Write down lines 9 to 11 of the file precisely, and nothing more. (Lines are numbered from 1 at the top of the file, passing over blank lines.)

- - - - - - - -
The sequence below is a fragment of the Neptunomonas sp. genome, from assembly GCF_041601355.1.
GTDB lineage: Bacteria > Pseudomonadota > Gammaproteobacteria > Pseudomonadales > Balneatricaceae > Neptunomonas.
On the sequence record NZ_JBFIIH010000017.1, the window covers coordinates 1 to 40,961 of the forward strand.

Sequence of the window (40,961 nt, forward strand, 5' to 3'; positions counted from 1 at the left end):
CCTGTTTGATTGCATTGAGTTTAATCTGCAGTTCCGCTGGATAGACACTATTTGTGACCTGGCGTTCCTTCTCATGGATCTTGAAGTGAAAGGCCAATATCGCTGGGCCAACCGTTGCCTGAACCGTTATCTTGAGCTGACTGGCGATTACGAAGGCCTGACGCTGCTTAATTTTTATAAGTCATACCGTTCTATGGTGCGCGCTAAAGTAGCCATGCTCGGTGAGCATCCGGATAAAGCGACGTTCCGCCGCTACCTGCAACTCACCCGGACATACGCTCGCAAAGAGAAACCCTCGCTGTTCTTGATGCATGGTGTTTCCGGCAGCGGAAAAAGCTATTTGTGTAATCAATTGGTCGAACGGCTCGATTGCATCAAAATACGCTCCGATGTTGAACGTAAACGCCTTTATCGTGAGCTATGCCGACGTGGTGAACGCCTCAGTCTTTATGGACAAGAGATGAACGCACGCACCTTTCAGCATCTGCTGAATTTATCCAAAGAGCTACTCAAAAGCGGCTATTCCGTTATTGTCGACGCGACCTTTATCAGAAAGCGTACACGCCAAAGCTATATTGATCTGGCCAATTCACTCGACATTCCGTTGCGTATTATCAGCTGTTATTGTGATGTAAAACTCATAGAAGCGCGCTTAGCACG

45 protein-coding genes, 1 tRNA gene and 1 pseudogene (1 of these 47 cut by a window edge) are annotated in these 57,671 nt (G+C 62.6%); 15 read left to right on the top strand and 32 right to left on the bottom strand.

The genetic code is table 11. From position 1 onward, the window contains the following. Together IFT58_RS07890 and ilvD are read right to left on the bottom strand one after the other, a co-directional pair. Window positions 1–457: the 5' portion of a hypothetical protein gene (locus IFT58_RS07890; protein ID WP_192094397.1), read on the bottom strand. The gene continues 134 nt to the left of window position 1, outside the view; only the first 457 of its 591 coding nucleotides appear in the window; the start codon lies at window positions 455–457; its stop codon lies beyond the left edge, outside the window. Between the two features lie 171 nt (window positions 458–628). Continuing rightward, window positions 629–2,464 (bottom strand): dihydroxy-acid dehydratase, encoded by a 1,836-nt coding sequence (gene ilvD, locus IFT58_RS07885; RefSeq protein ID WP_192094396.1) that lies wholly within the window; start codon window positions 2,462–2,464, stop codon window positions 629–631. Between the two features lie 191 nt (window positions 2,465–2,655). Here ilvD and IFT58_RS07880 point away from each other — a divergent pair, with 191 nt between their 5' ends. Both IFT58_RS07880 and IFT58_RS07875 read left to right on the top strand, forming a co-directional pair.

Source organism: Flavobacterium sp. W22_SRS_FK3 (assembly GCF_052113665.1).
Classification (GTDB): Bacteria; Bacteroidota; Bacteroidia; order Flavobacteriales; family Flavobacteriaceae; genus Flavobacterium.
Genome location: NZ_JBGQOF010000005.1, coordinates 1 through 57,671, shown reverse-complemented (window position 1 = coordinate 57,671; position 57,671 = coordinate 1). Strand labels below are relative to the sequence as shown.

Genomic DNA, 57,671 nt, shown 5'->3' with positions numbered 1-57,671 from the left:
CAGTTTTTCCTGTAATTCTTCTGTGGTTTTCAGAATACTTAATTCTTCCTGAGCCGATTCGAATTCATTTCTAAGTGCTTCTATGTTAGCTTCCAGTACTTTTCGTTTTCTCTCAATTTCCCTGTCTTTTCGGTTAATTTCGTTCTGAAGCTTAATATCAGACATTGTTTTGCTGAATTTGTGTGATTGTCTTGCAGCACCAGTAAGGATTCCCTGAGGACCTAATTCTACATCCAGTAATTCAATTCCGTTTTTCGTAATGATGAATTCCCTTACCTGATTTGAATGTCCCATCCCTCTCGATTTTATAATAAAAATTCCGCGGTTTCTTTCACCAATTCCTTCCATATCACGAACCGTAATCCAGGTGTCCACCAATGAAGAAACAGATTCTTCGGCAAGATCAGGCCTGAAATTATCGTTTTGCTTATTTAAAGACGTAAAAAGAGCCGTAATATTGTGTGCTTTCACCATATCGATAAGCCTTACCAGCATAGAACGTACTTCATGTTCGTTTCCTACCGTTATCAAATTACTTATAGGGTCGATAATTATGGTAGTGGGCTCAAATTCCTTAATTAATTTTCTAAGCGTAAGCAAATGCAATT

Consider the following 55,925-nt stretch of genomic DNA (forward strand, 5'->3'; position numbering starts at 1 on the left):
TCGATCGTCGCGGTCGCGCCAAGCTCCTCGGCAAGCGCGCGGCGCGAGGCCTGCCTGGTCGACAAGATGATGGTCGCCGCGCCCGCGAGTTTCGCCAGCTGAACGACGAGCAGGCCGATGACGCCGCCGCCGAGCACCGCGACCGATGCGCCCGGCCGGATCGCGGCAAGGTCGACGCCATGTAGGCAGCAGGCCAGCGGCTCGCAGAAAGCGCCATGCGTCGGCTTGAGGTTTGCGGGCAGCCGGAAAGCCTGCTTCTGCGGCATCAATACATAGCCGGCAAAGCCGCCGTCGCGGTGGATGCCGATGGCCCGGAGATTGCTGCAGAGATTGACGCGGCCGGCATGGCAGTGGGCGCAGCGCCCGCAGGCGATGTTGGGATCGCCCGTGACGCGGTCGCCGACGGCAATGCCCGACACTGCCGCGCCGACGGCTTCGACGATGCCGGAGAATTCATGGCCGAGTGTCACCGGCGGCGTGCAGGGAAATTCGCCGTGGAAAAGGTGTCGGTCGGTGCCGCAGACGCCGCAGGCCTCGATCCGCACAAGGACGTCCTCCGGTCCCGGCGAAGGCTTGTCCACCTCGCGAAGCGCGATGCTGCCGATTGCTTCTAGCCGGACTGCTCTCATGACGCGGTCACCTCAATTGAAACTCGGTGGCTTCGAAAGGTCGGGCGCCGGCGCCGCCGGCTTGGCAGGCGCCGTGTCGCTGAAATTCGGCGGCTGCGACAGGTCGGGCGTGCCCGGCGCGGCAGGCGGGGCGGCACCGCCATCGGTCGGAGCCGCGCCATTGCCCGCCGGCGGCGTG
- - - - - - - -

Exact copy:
Classification (GTDB): Bacteria; Bacteroidota; Bacteroidia; order Flavobacteriales; family Flavobacteriaceae; genus Flavobacterium.
Genome location: NZ_JBGQOF010000005.1, coordinates 1 through 57,671, shown reverse-complemented (window position 1 = coordinate 57,671; position 57,671 = coordinate 1). Strand labels below are relative to the sequence as shown.

Genomic DNA, 57,671 nt, shown 5'->3' with positions numbered 1-57,671 from the left: